Skip To Content

    That "Fact" That Coke Created Santa's Costume Is A Big Fat Lie

    It's a popular theory, but it's not really true. A festive debunk!

    In recent years, it's become a popular understanding that Coca-Cola first created, and then popularised, the concept of a fat, bearded Santa Claus with red and white clothing.

    The theory runs that Santa is based on Saint Nicholas, and that for many years he was depicted in a variety of differently coloured robes.

    However, it's actually not true. This was the first ever Coca-Cola ad to feature Santa Claus, produced in 1931.

    But the red Santa was quite widely known before that - these images are from 1925, 1908, and 1906.

    A standardized Santa Claus appears to New York children. Height, weight, stature are almost exactly standardized, as are the red garments, the hood and the white whiskers. The pack full of toys, ruddy cheeks and nose, bushy eyebrows and a jolly, paunchy effect are also inevitable parts of the requisite make-up.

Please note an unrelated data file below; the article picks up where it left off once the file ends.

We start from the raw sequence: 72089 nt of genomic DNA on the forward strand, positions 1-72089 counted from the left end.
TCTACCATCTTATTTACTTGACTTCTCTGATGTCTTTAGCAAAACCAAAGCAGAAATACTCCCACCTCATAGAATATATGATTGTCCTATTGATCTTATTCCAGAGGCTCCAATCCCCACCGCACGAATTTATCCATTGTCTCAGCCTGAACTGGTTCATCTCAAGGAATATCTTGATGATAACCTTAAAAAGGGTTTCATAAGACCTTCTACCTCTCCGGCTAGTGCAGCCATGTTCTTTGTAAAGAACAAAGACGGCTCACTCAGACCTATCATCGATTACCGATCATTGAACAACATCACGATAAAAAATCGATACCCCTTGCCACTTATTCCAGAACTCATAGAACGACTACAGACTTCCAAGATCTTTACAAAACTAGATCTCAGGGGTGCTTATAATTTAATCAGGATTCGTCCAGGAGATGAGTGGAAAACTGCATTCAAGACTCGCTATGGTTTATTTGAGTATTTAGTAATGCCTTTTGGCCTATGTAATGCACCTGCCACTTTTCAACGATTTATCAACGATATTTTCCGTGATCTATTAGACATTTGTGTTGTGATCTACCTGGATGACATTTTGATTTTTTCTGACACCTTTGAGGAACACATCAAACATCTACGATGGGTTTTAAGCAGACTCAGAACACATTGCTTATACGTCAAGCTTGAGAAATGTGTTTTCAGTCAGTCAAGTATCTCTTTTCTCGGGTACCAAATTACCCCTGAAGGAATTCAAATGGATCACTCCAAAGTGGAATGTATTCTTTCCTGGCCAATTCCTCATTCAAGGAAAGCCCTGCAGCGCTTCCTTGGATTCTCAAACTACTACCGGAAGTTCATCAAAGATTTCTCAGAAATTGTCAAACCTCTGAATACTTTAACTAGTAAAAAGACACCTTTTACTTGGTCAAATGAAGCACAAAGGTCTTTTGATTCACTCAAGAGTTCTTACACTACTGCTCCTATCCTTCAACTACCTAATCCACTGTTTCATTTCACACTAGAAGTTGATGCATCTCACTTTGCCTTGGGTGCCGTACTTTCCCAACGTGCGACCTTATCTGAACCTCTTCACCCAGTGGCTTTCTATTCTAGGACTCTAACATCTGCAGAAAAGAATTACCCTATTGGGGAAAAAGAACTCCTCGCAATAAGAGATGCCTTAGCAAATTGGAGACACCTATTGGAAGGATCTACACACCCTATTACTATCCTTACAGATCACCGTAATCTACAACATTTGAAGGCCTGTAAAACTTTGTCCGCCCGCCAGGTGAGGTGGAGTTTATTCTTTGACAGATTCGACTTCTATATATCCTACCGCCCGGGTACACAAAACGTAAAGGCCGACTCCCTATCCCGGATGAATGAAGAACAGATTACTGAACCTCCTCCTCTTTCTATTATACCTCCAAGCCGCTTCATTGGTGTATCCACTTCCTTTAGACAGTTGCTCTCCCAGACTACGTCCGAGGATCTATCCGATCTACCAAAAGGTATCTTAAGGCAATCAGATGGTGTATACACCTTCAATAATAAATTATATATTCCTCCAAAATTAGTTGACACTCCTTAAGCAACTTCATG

Similarly, these images come from 1924, 1870, and 1916.

    There are occasional depictions that use other colours, but the vast majority in the years prior to the 1931 advertisement use the red and white trope we're so familiar with.

    The myth has been so widely reported that Coca-Cola even has a debunk of it on its website.

    So while it remains a commonly discussed theory, it's unlikely that Coca-Cola did any more than adopt an already popular conception of Santa Claus.

    Though all that doesn't stop everyone getting very excited when the Coca-Cola Christmas truck turns up.

    H/T: Snopes